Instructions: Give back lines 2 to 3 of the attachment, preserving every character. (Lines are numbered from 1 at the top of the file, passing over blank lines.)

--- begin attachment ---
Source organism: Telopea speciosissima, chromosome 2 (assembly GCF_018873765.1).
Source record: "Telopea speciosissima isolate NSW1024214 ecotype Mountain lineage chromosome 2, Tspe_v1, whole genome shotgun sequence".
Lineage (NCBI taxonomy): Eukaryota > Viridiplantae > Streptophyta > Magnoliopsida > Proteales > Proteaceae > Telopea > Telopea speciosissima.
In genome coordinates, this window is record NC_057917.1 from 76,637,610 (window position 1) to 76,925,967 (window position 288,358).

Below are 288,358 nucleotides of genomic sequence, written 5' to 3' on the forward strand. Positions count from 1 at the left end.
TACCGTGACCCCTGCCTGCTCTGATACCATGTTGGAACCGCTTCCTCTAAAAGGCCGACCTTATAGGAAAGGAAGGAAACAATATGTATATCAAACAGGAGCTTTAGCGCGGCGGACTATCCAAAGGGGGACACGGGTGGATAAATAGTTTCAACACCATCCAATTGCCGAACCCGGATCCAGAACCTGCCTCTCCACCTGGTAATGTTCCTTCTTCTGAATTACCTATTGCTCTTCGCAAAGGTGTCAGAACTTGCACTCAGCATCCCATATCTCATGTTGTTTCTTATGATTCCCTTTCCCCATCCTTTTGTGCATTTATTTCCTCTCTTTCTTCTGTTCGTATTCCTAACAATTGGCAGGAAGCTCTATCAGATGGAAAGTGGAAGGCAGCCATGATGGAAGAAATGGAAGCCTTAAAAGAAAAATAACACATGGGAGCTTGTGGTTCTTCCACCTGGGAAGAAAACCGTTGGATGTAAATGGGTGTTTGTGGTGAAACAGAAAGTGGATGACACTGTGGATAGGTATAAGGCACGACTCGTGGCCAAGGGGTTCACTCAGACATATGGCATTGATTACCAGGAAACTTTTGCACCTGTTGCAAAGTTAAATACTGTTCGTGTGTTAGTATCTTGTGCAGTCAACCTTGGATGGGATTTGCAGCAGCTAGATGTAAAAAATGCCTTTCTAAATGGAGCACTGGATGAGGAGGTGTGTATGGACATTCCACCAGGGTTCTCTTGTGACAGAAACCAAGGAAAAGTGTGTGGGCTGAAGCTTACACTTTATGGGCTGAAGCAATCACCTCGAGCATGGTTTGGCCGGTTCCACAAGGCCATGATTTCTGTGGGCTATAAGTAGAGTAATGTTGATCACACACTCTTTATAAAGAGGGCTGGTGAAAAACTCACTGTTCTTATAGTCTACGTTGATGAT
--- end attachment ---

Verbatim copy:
Source record: "Telopea speciosissima isolate NSW1024214 ecotype Mountain lineage chromosome 2, Tspe_v1, whole genome shotgun sequence".
Lineage (NCBI taxonomy): Eukaryota > Viridiplantae > Streptophyta > Magnoliopsida > Proteales > Proteaceae > Telopea > Telopea speciosissima.